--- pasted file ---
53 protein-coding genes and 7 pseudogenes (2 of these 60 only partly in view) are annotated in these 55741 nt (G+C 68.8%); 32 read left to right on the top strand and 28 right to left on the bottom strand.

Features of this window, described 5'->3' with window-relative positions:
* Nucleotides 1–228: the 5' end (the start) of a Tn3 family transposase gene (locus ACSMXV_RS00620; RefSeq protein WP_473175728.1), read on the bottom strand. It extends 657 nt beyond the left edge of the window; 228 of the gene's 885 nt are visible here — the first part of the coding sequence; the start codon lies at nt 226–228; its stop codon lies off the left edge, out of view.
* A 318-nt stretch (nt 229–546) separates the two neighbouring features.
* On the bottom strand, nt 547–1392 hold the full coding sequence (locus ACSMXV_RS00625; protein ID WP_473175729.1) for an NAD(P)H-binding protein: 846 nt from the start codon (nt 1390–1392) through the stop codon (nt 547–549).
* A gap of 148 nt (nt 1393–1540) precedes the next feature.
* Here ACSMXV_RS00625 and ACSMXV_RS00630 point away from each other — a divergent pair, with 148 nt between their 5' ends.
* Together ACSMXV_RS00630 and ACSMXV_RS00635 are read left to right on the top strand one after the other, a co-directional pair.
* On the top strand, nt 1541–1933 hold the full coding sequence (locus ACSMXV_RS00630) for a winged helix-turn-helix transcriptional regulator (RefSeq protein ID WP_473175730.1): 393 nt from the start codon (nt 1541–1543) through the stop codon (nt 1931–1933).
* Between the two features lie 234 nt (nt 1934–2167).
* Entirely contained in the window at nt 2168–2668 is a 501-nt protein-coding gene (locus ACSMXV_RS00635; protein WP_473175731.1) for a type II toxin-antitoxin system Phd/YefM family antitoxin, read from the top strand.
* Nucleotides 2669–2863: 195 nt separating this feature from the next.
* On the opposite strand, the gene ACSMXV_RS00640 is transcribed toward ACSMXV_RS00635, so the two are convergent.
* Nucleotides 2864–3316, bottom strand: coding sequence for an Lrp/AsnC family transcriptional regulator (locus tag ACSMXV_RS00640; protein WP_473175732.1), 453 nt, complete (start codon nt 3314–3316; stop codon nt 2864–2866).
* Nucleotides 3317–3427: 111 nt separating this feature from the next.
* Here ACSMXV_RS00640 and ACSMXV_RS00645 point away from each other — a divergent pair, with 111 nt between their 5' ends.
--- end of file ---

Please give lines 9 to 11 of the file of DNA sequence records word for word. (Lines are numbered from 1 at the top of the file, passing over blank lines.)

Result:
* On the top strand, nt 1541–1933 hold the full coding sequence (locus ACSMXV_RS00630) for a winged helix-turn-helix transcriptional regulator (RefSeq protein ID WP_473175730.1): 393 nt from the start codon (nt 1541–1543) through the stop codon (nt 1931–1933).
* Between the two features lie 234 nt (nt 1934–2167).
* Entirely contained in the window at nt 2168–2668 is a 501-nt protein-coding gene (locus ACSMXV_RS00635; protein WP_473175731.1) for a type II toxin-antitoxin system Phd/YefM family antitoxin, read from the top strand.